How do you remember something really important? Is there a particular action or item that you use to help you remember? If you ask a young child this question, they will probably say that they tell their parents. Other people may tie a string around a finger or use some other visual reminder, or make a list and check things off, or write things on a calendar. In the workplace, companies may send out email reminders or post reminders on a bulletin board. In the 21st century, many people use their Blackberries or computers to give them reminders.
Many centuries ago, the children of Israel witnessed amazing and incredible acts of God, as they were freed from Egypt, given the core commandments of the Torah at Mount Sinai, and led to the land of their forefathers. Despite all of these direct signs that God was watching them and caring for them on a daily basis, this band of former slaves continually doubted that God would fulfill the promise to return them to their homeland, until God had to decide to wait for the next generation to enter Canaan. God instructs the children of Israel to place tzitzit (fringes) on the four corners of their clothes as a constant reminder of all that been done for them and of the commandments that God had given them, to ensure that they would pass them along to future generations.
Most of us no longer wear clothes with four corners, or even a tallit katan. Modern life contains many distractions and temptations that make it hard for us to remember God and God’s commandments. Yet it is still important for us to remember the commandments and to fulfill them to the best of our ability. The news is full of stories about Jews who have strayed from the teachings of the Torah (e.g., Sholom Rubashkin who owned the meat packing plant in Pottsville, IA, Bernie Madoff). Each of us is faced with the responsibility of remembering the commandments, of coming up with a personal system that helps us remember. This system for remembering is our “personal tzitzit”, the act or thing that helps us remember that we are Jews.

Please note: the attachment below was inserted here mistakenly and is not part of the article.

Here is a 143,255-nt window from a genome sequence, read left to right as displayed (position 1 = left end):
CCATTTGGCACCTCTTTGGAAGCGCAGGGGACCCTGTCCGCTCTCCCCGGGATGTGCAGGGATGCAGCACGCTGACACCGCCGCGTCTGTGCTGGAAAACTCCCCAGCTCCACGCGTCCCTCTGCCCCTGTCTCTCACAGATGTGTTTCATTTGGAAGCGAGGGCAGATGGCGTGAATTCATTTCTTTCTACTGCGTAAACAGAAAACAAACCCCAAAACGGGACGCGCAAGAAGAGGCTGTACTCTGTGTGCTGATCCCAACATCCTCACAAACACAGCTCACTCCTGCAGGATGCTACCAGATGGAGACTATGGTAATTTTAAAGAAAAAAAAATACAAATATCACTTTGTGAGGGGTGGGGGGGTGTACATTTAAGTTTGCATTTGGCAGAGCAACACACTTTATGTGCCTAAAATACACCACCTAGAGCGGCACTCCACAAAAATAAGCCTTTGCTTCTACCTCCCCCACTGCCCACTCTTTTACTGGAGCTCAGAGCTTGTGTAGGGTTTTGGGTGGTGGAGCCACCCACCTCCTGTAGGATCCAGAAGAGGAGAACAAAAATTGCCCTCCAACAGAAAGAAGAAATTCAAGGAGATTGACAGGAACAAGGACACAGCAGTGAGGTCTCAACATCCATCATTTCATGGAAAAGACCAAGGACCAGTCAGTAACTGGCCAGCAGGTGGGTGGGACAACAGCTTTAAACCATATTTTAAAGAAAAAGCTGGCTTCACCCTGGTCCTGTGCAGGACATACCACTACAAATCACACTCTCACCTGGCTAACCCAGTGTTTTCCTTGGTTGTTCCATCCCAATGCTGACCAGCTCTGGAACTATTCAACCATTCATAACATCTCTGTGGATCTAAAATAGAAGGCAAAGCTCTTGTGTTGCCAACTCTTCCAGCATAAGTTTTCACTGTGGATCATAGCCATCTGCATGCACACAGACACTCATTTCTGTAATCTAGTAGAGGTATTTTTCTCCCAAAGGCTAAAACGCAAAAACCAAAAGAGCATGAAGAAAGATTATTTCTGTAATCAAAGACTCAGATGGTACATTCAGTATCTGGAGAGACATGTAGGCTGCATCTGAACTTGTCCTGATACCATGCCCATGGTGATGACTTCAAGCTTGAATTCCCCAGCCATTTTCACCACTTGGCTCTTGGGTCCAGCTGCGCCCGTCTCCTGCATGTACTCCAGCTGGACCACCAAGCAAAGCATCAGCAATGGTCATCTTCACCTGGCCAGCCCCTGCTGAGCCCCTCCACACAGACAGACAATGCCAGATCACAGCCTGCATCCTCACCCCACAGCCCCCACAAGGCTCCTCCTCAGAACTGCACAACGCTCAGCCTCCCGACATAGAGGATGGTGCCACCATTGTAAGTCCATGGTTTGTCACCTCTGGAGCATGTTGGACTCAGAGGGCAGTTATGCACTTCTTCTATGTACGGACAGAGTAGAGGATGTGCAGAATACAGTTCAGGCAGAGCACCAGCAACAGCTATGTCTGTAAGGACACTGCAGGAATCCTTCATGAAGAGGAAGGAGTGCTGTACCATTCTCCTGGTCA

Here are some responses I have received to the question, “What are your personal tzitzit?”:
Bringing the tzitzit together during the morning service as a symbol of Jews from the four corners of the world
The indentations left on my arm by my tefillin after the morning service
Keeping a kippah in my pocket or briefcase
The pictures of my wife, my children, my parents, my in-laws, my grandparents, etc.
Seeing my calendar or email reminding me of Judaic classes or events
Office and home libraries overflowing with texts and stories to read and study
Keeping kosher, reminding me of my decision to lead a Jewish life whenever I eat
A Star of David on a chain around my neck or an Israeli half-shekel in my pocket.
How about you? What will remind you of God and the commandments on a regular basis? Share your personal tzitzit here on Mentschen.